R1872:Ticam1 UTSW 17 56271897 missense probably benign 0.00
R1893:Ticam1 UTSW 17 56271894 missense probably benign 0.36
R1980:Ticam1 UTSW 17 56271555 missense probably damaging 0.99
R1981:Ticam1 UTSW 17 56271555 missense probably damaging 0.99
R1982:Ticam1 UTSW 17 56271555 missense probably damaging 0.99
R2263:Ticam1 UTSW 17 56271888 missense possibly damaging 0.95
R2513:Ticam1 UTSW 17 56271612 missense possibly damaging 0.61
R4294:Ticam1 UTSW 17 56271339 missense probably benign 0.06
R4888:Ticam1 UTSW 17 56271642 missense probably damaging 0.98
R4982:Ticam1 UTSW 17 56272020 missense probably benign 0.10
R5396:Ticam1 UTSW 17 56271117 missense probably benign 0.02
R5604:Ticam1 UTSW 17 56271756 missense probably benign 0.13
R5604_K:Ticam1 UTSW 17 56271756 missense probably benign 0.13
R5604_Q:Ticam1 UTSW 17 56271756 missense probably benign 0.13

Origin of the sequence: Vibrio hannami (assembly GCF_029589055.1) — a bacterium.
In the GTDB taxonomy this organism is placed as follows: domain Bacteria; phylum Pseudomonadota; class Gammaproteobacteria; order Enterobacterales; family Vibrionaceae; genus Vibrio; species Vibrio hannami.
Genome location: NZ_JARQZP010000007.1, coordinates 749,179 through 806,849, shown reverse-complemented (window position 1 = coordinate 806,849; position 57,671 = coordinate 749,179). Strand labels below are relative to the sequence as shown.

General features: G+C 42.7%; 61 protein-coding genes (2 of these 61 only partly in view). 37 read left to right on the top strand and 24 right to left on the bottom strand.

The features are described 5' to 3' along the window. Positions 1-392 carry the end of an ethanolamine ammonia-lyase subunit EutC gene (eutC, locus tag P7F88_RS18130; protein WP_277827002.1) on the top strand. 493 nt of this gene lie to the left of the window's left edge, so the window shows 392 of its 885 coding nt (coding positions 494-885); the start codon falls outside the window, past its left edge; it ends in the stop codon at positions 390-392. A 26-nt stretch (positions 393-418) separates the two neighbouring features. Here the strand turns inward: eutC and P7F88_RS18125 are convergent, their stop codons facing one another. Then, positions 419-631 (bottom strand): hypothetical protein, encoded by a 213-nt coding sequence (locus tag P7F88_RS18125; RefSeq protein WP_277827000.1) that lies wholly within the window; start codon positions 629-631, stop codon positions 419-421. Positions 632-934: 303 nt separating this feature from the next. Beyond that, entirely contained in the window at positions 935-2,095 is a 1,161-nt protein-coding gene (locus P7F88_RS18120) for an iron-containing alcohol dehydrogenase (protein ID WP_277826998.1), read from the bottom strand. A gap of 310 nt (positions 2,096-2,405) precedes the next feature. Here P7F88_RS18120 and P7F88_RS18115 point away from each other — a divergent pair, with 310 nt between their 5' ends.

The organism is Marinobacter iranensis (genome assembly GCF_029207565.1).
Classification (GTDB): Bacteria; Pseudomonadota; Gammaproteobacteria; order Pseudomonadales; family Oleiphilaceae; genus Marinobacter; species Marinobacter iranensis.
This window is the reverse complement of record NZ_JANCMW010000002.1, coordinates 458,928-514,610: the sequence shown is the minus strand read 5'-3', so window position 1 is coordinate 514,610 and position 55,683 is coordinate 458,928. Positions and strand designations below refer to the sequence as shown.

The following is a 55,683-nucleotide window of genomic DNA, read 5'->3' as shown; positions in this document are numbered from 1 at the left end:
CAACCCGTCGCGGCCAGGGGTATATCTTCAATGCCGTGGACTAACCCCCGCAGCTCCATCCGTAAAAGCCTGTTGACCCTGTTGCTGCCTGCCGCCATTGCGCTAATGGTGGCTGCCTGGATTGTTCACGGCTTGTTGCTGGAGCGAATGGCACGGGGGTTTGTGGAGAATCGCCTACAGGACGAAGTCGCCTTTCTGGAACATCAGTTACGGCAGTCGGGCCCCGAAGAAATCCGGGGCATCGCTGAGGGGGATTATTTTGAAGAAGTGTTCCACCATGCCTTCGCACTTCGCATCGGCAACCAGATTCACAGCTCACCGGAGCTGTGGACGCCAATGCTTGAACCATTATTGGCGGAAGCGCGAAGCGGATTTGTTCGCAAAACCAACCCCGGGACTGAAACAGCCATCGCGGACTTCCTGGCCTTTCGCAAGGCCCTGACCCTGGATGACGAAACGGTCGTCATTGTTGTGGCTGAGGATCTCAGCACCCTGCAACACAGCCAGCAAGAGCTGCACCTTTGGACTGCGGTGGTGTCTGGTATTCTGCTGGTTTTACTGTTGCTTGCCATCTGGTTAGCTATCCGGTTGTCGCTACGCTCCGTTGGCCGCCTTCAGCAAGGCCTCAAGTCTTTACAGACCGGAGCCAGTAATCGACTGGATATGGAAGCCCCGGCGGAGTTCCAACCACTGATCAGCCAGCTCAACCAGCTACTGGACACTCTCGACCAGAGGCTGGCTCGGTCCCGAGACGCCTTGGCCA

R5641:Ticam1 UTSW 17 56270629 frame shift probably null
R5647:Ticam1 UTSW 17 56270629 frame shift probably null
R5648:Ticam1 UTSW 17 56270629 frame shift probably null
R5657:Ticam1 UTSW 17 56270629 frame shift probably null
R5770:Ticam1 UTSW 17 56270629 frame shift probably null
R5771:Ticam1 UTSW 17 56270629 frame shift probably null
R5964:Ticam1 UTSW 17 56271703 missense probably damaging 0.99
R5974:Ticam1 UTSW 17 56271178 missense probably benign
V8831:Ticam1 UTSW 17 56269969 frame shift probably null
Mode of Inheritance Autosomal Semidominant
Local Stock Live Mice, Embryos, Sperm, gDNA
Repository

JAX: 005037 (C57BL/6-Ticam1Lps2)

Last Updated 04/06/2017 12:57 PM by Katherine Timer
Record Created unknown
Record Posted 10/29/2007
Phenotypic Description